Recent signs tend to reinforce ideas of a broadly positive outlook for commodity imports around the world, yet the pattern is not uniformly upbeat. Nevertheless, annual global seaborne dry bulk trade volume in 2021 is likely to achieve a rebound, more than offsetting last year’s downturn, potentially followed by further growth.
The world economy’s recovery is continuing. According to data published by the OECD organization at the end of last month, second quarter 2021 gross domestic product growth in the entire OECD area was much stronger than seen in the first quarter. GDP accelerated to 1.6%. In the European Union and Japan turnarounds from contraction, to expansion of 1.9% and 0.3% respectively, were recorded while the USA’s 1.6% increase was similar to that seen in the previous quarter.
Global soya trade is expected to be well supported in the year ahead, contrasting with movements of wheat and coarse grains which could weaken. Uncertainty about China’s grain import demand is especially prominent, after the dramatic upsurge seen in the past twelve months.
Based on the latest International Grains Council estimates for crop year 2021/22 starting July, world trade in wheat plus corn and other coarse grains could decline by about 12mt (million tonnes) or 3%, to 415mt. The main change envisaged among importers is a 22% reduction in China’s imports from an exceptionally high 60.8mt in 2020/21, to 47.2mt. Export supplier changes are also envisaged, as shown in table 1, including large falls in Canada and USA.
Higher 2021 imports of iron ore are predicted in numerous countries, reflecting strengthening steel production amid recovering demand for the products of steel-consuming industries — manufacturing and construction. But the world iron ore trade total will not grow much if China’s annual imports of over one billion tonnes are flat or, as some forecasters now expect, reduced compared with last year’s level.
In the one-quarter of iron ore trade which is comprised of non-Chinese imports, volumes are set to rise in the European Union, Japan, South Korea and Taiwan, as well as among many smaller importing countries. Reviving economic activity probably will ensure this outcome. The assumption assumes that the pandemic remains under control, an important proviso given reports of covid infections in past weeks which could adversely affect this evolving pattern.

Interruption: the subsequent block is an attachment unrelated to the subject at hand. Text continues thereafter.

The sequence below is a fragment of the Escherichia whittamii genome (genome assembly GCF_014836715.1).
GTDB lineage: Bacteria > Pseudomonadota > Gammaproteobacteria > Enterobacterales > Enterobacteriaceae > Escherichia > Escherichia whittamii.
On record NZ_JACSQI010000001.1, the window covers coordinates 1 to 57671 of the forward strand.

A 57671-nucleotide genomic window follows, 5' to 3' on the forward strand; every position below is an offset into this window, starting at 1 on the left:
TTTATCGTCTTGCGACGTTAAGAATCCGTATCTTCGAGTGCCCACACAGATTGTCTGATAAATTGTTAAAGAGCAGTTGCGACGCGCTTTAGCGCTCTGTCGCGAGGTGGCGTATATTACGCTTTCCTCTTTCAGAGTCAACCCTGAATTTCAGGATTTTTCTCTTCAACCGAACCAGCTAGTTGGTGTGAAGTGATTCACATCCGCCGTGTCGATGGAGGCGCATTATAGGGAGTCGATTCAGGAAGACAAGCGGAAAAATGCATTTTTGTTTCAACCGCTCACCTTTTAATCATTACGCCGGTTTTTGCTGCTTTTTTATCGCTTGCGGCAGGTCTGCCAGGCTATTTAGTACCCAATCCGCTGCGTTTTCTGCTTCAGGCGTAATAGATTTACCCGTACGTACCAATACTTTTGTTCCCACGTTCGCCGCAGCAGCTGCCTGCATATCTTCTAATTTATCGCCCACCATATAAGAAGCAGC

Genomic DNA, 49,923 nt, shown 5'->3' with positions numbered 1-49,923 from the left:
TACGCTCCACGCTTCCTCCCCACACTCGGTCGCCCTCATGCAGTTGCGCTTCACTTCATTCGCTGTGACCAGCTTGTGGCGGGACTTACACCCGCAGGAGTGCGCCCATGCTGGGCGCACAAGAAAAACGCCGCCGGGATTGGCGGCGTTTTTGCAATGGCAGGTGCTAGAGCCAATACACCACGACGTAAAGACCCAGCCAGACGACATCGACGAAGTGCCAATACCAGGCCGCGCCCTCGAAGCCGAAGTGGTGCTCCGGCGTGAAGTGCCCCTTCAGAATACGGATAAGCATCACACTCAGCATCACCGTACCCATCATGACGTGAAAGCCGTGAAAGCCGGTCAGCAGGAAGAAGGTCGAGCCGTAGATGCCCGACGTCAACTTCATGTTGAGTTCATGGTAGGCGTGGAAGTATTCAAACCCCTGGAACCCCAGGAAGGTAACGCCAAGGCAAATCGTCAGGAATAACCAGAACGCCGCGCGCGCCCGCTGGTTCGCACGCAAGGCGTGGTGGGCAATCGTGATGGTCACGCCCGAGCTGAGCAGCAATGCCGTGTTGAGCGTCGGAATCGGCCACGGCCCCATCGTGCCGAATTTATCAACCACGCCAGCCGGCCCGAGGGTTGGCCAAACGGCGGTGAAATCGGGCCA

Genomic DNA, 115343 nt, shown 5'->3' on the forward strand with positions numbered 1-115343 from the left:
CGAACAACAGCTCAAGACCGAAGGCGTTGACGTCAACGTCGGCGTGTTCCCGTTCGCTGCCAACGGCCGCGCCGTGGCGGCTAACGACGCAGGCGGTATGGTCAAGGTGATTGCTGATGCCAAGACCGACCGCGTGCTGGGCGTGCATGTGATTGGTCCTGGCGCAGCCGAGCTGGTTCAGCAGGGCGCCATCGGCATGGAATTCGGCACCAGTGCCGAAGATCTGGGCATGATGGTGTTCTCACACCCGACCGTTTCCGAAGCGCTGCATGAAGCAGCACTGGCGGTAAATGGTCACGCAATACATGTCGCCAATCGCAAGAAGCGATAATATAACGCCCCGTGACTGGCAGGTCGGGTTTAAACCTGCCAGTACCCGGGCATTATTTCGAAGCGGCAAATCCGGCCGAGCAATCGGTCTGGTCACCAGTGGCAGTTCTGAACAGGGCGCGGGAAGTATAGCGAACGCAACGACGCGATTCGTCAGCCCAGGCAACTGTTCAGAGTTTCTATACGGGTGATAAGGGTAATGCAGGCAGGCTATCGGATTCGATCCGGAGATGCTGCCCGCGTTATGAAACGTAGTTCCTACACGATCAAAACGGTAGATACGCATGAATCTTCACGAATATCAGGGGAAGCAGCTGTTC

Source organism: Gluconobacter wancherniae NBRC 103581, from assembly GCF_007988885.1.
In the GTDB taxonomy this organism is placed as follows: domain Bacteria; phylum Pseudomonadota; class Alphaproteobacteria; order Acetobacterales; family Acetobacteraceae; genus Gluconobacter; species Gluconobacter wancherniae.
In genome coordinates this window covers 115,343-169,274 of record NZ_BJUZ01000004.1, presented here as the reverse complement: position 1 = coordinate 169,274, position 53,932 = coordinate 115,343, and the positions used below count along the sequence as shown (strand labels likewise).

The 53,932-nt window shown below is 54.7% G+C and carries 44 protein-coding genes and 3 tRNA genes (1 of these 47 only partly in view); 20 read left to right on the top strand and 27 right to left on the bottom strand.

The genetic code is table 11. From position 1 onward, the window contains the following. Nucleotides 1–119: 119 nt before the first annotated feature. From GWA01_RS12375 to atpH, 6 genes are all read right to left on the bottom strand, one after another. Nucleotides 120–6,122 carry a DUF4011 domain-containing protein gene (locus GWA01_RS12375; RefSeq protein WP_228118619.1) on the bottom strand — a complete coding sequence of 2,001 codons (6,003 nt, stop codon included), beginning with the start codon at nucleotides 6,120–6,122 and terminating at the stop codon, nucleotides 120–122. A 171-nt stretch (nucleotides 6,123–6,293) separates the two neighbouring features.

Steel production rebounds are also supporting a coking coal trade upturn, which is not so greatly affected by any change in China’s imports. More attention is usually focused on the steam coal element, comprising about four-fifths of the total.
Most steam coal buyers seem likely to see their import volumes expanding in 2021, despite continued restraint emanating from the shift towards cleaner energy sources. One recent forecast suggested that world seaborne steam coal trade could increase by 6% this year, followed by a further 3% growth in 2022. However, many observers envisage that a sustained upwards trend is not foreseeable.
Indications of the many and varied elements of the minor bulk trade segment suggest that a widespread pickup is unfolding this year, following last year’s weakening. Commodities associated with manufacturing and construction activity form the largest part, most of which are benefiting from the global economic recovery.
Earlier expectations of sharply slowing expansion in the world fleet of bulk carriers during the twelve months period to the end of 2021 now look unlikely to be fulfilled. As shown in table 2, lower newbuilding deliveries are expected. But these probably will be accompanied by diminished scrapping amid buoyant freight rates. As a result the fleet’s growth may slacken from 3.8% last year, by only a half percentage point, or perhaps even less than that amount.
Dry Cargo International - by Richard Scott, Bulk Shipping Analysis, Tel: +44 (0)12 7722 5784; Fax: +44 (0)12 7722 5784; e-mail: